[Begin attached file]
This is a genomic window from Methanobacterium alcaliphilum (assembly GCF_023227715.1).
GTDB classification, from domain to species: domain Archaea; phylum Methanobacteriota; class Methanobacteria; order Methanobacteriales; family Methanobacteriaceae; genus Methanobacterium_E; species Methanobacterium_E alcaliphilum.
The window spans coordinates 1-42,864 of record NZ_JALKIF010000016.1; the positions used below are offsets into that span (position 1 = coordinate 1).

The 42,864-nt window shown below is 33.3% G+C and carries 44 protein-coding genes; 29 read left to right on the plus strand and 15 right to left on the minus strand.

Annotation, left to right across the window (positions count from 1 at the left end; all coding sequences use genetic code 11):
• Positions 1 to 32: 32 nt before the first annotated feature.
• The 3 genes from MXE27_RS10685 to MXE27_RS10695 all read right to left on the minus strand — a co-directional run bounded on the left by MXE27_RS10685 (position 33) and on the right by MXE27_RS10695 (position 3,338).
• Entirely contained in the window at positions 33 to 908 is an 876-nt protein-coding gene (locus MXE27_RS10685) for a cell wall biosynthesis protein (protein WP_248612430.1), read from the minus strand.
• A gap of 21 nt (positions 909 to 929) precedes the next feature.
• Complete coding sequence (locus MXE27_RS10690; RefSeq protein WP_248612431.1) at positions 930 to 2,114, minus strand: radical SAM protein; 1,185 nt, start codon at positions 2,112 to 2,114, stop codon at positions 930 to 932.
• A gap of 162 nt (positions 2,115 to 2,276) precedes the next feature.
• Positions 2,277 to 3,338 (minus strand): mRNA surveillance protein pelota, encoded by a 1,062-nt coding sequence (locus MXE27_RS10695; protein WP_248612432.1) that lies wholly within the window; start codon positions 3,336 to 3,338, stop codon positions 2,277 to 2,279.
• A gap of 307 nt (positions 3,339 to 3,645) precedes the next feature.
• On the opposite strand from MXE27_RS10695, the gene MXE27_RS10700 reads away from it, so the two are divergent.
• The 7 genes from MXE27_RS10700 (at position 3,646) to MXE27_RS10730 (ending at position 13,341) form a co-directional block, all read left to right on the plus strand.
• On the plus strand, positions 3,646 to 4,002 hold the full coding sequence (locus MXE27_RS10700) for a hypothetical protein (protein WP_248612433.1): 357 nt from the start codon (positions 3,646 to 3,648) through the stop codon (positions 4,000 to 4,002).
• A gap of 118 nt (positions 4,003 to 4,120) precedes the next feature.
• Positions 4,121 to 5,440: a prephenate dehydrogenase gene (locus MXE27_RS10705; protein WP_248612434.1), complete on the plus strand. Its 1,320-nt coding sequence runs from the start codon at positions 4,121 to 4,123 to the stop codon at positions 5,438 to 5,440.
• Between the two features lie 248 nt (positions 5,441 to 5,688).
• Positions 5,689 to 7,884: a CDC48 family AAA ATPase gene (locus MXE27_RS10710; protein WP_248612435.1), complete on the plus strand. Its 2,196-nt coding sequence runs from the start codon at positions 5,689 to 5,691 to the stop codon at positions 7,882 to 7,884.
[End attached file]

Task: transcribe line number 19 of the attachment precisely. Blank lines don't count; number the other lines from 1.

• Between the two features lie 248 nt (positions 5,441 to 5,688).